4 Things You Should Know About Buying Crib Sheets

Baby sleeping in crib
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It's inevitable: your baby's crib sheets are going to be used and abused. The crib sheet will become the victim of the mischievous leaky diaper and the recipient of a christening of baby spit up. Crib sheets take an absolute beating, so they need to be sturdy, but sleep safety is also of the utmost importance. You want to be certain that the crib sheets you purchase are safe and high quality.

1) Fitted Sheets Never Fail

One of the biggest headaches of using traditional, flat crib sheets is trying to keep them in place.

You know how it is: You finally get one corner situated when the opposite corner pops off, and you swear you can hear the sheet's evil laughter as you curse its stubbornness. Not only does the mocking nature of the flat sheet make you want to pull your hair out during those dreaded middle-of-the-night changes, but it also becomes a sleeping safety hazard for your little one.

You can never go wrong with a fitted sheet. Some fitted sheets have elastic just on the corners, but they are more prone to slip. Save yourself the stress by purchasing fitted crib sheets with an elastic band that runs around the perimeter of the entire sheet. A few reliable brands to consider include:

2) Types of Crib Sheets

You could pick up a pair of crib sheets at the store and call it a day, but there's more to consider, like material. There are three different kinds of fabric you can choose from, each with their own pros and cons:

  • Cotton: The most common type of crib sheet. Durable, hypoallergenic and keeps your baby cool during warm weather and warm during cool weather. Wrinkles easily.
  • Polyester: Less expensive than other types of materials. Durable and doesn't wrinkle, but not as breathable as cotton. Quality varies between manufacturers.
  • Flannel: Very warm and perfect for winter. Soft and durable, but not ideal for warm weather.

If you can't choose, stick with cotton. Cotton crib sheets will last even after hundreds of washes, they'll keep your baby cool during warm months and warm during cool months, and if it's pure cotton it won't irritate your baby's sensitive skin.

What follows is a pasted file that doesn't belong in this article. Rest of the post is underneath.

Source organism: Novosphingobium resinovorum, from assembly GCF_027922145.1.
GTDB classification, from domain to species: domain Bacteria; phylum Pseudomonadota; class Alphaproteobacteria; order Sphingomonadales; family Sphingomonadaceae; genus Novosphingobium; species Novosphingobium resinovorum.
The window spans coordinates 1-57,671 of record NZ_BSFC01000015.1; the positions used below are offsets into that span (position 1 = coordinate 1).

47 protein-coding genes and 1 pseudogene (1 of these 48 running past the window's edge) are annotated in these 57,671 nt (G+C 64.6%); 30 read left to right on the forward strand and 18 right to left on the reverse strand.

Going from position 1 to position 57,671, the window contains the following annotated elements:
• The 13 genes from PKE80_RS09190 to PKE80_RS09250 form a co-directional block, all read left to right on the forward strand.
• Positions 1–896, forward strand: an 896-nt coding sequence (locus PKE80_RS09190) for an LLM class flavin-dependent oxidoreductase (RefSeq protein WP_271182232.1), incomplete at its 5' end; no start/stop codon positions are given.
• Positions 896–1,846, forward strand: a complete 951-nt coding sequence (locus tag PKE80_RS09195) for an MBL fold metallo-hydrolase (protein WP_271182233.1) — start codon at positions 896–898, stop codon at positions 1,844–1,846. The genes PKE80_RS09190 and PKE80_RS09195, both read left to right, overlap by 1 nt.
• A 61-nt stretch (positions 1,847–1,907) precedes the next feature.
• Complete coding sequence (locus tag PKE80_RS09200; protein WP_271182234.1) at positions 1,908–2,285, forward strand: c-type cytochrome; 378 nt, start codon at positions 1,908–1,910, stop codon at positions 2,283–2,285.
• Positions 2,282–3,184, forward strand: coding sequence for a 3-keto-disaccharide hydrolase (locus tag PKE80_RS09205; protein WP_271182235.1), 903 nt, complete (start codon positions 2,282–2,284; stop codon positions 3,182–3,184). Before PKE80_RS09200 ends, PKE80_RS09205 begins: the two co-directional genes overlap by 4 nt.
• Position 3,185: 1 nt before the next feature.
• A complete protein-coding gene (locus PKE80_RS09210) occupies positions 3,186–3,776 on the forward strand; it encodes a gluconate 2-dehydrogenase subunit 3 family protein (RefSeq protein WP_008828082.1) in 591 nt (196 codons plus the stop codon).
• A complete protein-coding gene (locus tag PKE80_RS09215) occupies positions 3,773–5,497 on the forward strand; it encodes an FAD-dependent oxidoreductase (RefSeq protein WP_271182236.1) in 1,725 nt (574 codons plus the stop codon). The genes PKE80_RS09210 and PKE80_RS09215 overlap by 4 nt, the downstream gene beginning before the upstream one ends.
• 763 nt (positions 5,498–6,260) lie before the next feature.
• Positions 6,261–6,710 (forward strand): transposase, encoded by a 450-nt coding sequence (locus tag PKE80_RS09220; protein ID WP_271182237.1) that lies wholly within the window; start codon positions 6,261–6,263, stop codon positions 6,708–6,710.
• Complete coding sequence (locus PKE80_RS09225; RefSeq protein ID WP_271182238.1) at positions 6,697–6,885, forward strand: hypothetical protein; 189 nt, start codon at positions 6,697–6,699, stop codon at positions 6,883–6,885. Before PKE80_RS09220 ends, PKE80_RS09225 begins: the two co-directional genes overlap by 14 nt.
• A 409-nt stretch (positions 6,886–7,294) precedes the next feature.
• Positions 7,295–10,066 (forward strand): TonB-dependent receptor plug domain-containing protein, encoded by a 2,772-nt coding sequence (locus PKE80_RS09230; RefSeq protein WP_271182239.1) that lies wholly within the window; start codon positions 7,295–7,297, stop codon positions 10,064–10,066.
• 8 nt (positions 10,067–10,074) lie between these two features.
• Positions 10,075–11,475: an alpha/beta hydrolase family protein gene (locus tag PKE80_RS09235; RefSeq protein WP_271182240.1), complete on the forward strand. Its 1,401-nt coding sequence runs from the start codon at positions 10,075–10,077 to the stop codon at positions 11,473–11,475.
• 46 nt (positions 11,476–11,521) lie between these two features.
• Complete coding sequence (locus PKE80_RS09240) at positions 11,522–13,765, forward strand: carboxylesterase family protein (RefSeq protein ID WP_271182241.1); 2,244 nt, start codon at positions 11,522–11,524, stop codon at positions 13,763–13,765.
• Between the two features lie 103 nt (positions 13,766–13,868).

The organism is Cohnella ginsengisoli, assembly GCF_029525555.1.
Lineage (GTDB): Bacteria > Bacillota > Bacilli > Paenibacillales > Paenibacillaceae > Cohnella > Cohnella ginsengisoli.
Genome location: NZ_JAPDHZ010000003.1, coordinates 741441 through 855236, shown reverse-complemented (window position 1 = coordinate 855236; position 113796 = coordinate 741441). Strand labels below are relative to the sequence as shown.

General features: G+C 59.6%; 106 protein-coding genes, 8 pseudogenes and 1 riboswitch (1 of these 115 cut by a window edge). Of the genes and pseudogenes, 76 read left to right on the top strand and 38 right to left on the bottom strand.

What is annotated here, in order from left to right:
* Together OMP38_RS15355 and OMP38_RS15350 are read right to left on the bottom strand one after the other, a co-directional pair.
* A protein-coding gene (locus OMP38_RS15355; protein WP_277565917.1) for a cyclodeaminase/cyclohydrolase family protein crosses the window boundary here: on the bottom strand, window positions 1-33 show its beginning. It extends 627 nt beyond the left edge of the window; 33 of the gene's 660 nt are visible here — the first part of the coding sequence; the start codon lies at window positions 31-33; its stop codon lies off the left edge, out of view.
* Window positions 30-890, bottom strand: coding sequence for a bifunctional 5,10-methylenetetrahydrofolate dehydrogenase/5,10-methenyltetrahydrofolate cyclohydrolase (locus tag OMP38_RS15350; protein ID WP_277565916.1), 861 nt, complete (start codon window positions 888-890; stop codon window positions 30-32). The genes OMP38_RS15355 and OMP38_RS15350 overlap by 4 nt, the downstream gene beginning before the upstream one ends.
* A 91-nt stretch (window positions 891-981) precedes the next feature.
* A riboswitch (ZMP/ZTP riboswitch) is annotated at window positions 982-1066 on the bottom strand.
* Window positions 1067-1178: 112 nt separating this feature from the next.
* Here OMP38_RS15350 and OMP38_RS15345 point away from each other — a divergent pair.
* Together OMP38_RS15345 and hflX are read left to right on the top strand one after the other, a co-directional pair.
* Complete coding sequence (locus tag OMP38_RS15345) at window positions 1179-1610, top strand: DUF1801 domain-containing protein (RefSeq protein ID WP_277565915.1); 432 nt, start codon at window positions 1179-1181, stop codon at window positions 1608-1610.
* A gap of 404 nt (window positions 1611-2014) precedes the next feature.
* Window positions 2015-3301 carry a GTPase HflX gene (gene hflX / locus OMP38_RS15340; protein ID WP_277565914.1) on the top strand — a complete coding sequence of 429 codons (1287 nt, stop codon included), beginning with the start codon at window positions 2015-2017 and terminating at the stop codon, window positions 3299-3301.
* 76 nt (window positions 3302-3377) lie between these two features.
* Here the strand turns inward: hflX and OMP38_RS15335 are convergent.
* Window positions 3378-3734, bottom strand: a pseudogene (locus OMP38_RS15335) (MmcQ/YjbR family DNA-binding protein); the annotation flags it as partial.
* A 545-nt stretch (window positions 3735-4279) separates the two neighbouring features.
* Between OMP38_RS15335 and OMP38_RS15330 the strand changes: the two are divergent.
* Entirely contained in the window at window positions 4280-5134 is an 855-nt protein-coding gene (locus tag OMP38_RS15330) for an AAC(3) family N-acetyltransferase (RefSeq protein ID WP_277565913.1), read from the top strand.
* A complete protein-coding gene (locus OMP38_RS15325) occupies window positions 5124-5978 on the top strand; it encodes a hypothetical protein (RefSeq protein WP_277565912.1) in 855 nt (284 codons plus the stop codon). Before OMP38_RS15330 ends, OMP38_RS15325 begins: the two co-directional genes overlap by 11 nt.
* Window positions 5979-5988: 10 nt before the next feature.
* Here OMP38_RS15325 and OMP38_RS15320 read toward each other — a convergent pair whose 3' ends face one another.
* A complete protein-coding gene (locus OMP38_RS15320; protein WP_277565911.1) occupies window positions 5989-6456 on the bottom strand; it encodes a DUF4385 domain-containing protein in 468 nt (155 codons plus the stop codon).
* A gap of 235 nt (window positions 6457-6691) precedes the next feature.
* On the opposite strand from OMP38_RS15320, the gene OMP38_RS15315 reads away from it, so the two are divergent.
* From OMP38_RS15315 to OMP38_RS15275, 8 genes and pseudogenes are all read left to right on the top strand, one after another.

The only downside to cotton crib sheets is that they wrinkle easily, but in the grand scheme of things, that's hardly an issue. If wrinkles drive you bonkers, you could opt for a cotton blend sheet instead.

3) Thread Count

Nothing is as soft and pure as the skin of a newborn baby, and crib sheets should comfort and soothe their skin, so look for a good thread count. Thread count indicates the number of threads per square inch of fabric. The higher the thread count, the softer and more durable the fabric. Generally, anything above 200 thread count is acceptable. 300 will be softer and of higher quality. Flannel sheets, however, have a lower thread count in order to stay soft.

There's just one problem: many crib sheets don't disclose the thread count. A lot of crib sheet manufacturers are making this information more obvious on packaging, but if you come across a set of sheets that doesn't state the thread count, use the transparency test: Hold the sheet up to light. If you can count the individual threads, then it's way too thin.

4) Stocking Up

When you first begin collecting items for your baby's nursery, you'll want to have at least three to four sets of crib sheets on hand. Once your baby arrives, you may find that you need even more sheets because your baby spits up excessively or tends to be a heavy wetter.

Regardless of your baby's personal habits, it's never a bad idea to be ahead of the game with a few sets of well made, durable crib sheets in your linen closet instead of cheap, flimsy ones. I would also suggest investing in a quality crib sheet protector for underneath your baby's fitted crib sheet. Trust me on this one, you'll be thanking me someday when you're cleaning up puke in the middle of the night. The life of a parent is nothing if not glamorous! 

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